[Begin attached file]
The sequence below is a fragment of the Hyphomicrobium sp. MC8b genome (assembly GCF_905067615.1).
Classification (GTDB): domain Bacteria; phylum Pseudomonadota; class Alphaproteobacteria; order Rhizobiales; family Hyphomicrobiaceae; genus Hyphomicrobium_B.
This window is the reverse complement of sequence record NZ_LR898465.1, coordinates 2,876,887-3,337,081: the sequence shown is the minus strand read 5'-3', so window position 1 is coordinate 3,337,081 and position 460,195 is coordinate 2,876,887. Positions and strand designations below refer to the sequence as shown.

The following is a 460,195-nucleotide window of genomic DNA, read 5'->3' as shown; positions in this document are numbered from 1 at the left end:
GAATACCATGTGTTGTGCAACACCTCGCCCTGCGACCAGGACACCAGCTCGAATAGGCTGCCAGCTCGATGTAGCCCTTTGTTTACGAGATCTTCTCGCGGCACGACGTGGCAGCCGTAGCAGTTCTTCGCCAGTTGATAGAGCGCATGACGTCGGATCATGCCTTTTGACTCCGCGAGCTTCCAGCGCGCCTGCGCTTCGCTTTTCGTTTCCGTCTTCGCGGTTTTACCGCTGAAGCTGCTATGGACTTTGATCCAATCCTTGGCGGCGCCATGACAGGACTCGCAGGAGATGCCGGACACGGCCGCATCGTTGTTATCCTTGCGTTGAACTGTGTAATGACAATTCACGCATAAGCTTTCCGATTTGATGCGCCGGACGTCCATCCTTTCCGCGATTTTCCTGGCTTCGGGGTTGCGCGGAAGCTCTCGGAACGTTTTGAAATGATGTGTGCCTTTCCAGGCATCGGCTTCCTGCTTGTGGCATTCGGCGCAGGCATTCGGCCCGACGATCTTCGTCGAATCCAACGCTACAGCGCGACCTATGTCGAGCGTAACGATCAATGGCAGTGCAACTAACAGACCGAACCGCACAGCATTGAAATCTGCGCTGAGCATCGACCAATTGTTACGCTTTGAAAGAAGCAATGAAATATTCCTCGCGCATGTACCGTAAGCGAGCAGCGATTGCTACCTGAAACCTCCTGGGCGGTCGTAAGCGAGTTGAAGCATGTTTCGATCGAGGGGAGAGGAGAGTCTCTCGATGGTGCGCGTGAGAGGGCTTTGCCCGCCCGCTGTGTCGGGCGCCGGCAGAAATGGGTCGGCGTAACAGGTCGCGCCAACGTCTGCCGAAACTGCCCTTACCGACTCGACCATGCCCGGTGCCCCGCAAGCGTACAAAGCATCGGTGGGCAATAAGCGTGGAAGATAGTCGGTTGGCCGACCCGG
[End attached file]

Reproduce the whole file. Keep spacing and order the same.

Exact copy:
The sequence below is a fragment of the Hyphomicrobium sp. MC8b genome (assembly GCF_905067615.1).
Classification (GTDB): domain Bacteria; phylum Pseudomonadota; class Alphaproteobacteria; order Rhizobiales; family Hyphomicrobiaceae; genus Hyphomicrobium_B.
This window is the reverse complement of sequence record NZ_LR898465.1, coordinates 2,876,887-3,337,081: the sequence shown is the minus strand read 5'-3', so window position 1 is coordinate 3,337,081 and position 460,195 is coordinate 2,876,887. Positions and strand designations below refer to the sequence as shown.

The following is a 460,195-nucleotide window of genomic DNA, read 5'->3' as shown; positions in this document are numbered from 1 at the left end:
GAATACCATGTGTTGTGCAACACCTCGCCCTGCGACCAGGACACCAGCTCGAATAGGCTGCCAGCTCGATGTAGCCCTTTGTTTACGAGATCTTCTCGCGGCACGACGTGGCAGCCGTAGCAGTTCTTCGCCAGTTGATAGAGCGCATGACGTCGGATCATGCCTTTTGACTCCGCGAGCTTCCAGCGCGCCTGCGCTTCGCTTTTCGTTTCCGTCTTCGCGGTTTTACCGCTGAAGCTGCTATGGACTTTGATCCAATCCTTGGCGGCGCCATGACAGGACTCGCAGGAGATGCCGGACACGGCCGCATCGTTGTTATCCTTGCGTTGAACTGTGTAATGACAATTCACGCATAAGCTTTCCGATTTGATGCGCCGGACGTCCATCCTTTCCGCGATTTTCCTGGCTTCGGGGTTGCGCGGAAGCTCTCGGAACGTTTTGAAATGATGTGTGCCTTTCCAGGCATCGGCTTCCTGCTTGTGGCATTCGGCGCAGGCATTCGGCCCGACGATCTTCGTCGAATCCAACGCTACAGCGCGACCTATGTCGAGCGTAACGATCAATGGCAGTGCAACTAACAGACCGAACCGCACAGCATTGAAATCTGCGCTGAGCATCGACCAATTGTTACGCTTTGAAAGAAGCAATGAAATATTCCTCGCGCATGTACCGTAAGCGAGCAGCGATTGCTACCTGAAACCTCCTGGGCGGTCGTAAGCGAGTTGAAGCATGTTTCGATCGAGGGGAGAGGAGAGTCTCTCGATGGTGCGCGTGAGAGGGCTTTGCCCGCCCGCTGTGTCGGGCGCCGGCAGAAATGGGTCGGCGTAACAGGTCGCGCCAACGTCTGCCGAAACTGCCCTTACCGACTCGACCATGCCCGGTGCCCCGCAAGCGTACAAAGCATCGGTGGGCAATAAGCGTGGAAGATAGTCGGTTGGCCGACCCGG